Reality teaches the best lessons

Do you remember the last time you skinned a knee? Or an elbow? Second to last time for me was when I was like 10 years old or something… But the last time was last friday, push starting a shifter kart. Moral of the story: nothing beats reality for rapidly evolving your technique, which is why it is VERY important to recognise the day you are no longer a student, studying technique… because reality doesn’t have time for theory – it’s too busy being real!

The thing with shifter karts is that are they low to the ground & when they are cold they take a bit of starting… so here am I, with the onboard mics rigged & the onboard recorder doing its thing, and my external mic on a little stand with my 722 recording me push starting the kart…. Push push… push… the engine fires & the little object I was totally leaning on just shot out from under me & is 200m down the straight by the time my knee impacts the road, and my elbow joins in, sending a form of pain I haven’t experienced in years directly to my brain… But all I could think of was getting back to the 722 and getting the cans on, ready to record the first passby…. Three more laps & I am starting to feel it….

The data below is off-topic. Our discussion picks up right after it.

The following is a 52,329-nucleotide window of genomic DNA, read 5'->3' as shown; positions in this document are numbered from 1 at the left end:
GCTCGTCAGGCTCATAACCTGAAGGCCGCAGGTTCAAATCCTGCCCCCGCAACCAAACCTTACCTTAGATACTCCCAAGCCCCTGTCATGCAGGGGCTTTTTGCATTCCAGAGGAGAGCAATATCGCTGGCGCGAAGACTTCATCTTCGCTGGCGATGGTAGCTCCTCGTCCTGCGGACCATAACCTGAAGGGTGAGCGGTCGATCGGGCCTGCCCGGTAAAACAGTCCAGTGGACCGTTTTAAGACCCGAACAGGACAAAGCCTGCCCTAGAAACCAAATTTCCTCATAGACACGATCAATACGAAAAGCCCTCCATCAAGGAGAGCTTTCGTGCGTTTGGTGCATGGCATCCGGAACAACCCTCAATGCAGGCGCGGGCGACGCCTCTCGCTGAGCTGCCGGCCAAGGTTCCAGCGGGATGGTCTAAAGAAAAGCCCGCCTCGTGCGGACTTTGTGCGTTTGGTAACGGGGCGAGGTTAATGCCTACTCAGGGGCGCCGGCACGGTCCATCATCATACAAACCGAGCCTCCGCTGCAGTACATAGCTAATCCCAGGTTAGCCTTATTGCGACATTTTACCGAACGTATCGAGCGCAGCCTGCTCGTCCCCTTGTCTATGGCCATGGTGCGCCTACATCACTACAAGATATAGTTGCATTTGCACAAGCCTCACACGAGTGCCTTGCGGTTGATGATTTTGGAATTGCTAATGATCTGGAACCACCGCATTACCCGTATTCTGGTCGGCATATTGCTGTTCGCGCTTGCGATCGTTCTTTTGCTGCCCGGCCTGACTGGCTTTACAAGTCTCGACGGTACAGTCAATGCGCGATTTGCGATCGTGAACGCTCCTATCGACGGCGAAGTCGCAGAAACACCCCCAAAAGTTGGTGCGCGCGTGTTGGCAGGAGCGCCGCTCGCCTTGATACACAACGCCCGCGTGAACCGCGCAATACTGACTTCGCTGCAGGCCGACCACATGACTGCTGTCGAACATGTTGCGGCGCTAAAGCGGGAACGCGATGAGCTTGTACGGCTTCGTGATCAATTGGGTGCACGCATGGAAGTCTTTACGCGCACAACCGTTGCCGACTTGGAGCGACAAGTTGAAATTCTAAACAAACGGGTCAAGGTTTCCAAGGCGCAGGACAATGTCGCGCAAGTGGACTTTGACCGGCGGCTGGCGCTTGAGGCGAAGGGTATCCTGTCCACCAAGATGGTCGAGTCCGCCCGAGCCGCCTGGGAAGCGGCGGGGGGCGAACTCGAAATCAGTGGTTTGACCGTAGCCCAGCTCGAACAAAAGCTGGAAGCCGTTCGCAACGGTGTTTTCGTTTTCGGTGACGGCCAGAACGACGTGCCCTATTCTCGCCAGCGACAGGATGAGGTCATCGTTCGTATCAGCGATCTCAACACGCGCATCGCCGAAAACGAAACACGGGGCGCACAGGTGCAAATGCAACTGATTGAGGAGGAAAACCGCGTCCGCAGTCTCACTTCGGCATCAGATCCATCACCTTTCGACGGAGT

shifter kart

But that wasn’t all that reality had to teach me that day – lesson two was that you can’t always trust your headphones. Heres the backstory: I knew rigging onboard mics wasn’t going to be easy and I spent maybe half an hour putting an AKG D112 and another AKG dynamic mic in close proximity to the exhaust, gaffer taped to the seat support struts. After half a dozen laps I wave the driver in and rewind the onboard recorder & hit play…. hmmmm… first problem = no signal on channel 2, I have a moment of deja vu from when I physically lost a mic off Burt Munros V Twin Indian while recording onboard FX for Worlds Fastest Indian, but no – both mics are still firmly attached. Trace the cable from the recorder & ahar! Its a ‘technical air gap’ – the cable had worked itself loose from the mic & has been dragging on the ground for the last bunch of laps… I marvel at its new shiny appearance, plug it back in, tap the mic – affirmative, and then gaffer tape the cable to the mic, which I should have done in the first place…. Now problem 2 – the recording is distorted as all hell. I can see it in the meters without even plugging in my headphones, its like the worst brickwall limiter you ever saw. So I switch on the -20dB pad, turn up the gain a little and set the recorder going again.